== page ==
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Internet Marketing – Learning To Recognize And Explore Common User Behavior Search Patterns
By John Alexander

For years now, I have been fascinated with the concept of how people search for information on the Web. While it’s true that the Web has made searching for information easier, it is still interesting that search methods can vary widely depending on how the individual is thinking plus I still find that the ways they conduct a search still follow a much more limited number of identifiable patterns.

By examining certain factors that cause variables in user search behavior and taking into account those details, you’ll often discover variations to help identify common search behavior patterns and gather a sense of what is most important within the users life that causes them to search the way they do.

What type of behaviors are going on over the Web these days?

It’s most often that a person’s search behavior is influenced by the conditions that they are experiencing in their lives.

When it comes to understanding user behavior, for the purpose of keyword research and SEO, I have learned that too often, the keyword research defaults to logically guessing at what keywords might be used rather than exploring a much wider scope and researching all of the associated data.
What Factors affect user search behavior?

Search behavior is the result of several independent factors and influences that the user brings to the search operation.

1. Search experience – these days people are searching more intelligently:

Users who possess a better understanding of a search engine’s capabilities and options may have more ways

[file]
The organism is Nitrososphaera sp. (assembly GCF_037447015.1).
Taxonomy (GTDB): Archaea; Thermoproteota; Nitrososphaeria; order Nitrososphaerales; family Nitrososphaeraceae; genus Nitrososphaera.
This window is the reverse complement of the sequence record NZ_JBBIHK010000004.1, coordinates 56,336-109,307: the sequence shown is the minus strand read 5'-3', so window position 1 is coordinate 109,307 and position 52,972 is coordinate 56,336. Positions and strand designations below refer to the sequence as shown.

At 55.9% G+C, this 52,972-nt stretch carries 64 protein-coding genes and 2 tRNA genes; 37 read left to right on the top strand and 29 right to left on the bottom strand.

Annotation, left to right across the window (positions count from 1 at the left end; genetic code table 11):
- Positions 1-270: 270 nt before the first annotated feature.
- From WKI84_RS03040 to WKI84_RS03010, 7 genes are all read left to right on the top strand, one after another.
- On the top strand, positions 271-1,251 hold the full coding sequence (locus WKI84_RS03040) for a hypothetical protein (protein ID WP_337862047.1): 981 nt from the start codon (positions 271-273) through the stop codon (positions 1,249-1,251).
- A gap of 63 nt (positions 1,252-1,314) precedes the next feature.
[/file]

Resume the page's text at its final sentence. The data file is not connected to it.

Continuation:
to go about finding fresh information. If you for example know how to use Boolean operators, exact strings,
filtering controls, and have proven strategies for exploiting search, then you have a much richer arsenal
at your disposal for research. But search experience alone, by no means is an absolute requirement for success.

I have seen that users who are short on possessing the technical skills and yet may be rich in there
exploration of even more common terms, that can often get by and find those nuggets of gold too. On the other
hand, there are others who tend to have great difficulty finding information in certain subject matter or an
unfamiliar body of knowledge.

2. What are the most common stumbling blocks that prevent people from discovering useful and
   interesting user search behaviors.

A. Many people tend to want to explore keyword phrases based on the most logical options. They often
will in fact, spend periods of time trying to guess at the phrases that make the “most sense.”
This type of research rarely reveals the trails of gold that exist. Most often the results only
reflect highly competitive terms and often only average search volumes that a huge number of people
seem to be limiting themselves to.

B. Often people are not exploring the data because they assume some of smaller, boring little words
could not possibly have any benefit. This is simply not the case. But the only way to determine
whether a root word may be part of a fuller, revealing, search phrase that is actually being used,
is to follow through the process to completion. I have found many examples where what started as a
random even slightly illogical sorting of data, ends up revealing very powerful and telling phrases.

By this, I am referring to those little phrase clusters, that actually tell a bigger story about the
conditions existing in the users life.

C. Sometimes a business will postpone the keyword research phase (thinking they’ll do it later
on after the Web site is finished being built.) This is putting the cart before the horse
and does not afford the SEO staff the ability to build content to match the timing and the
magnitude of the hottest searches that are happening in the now.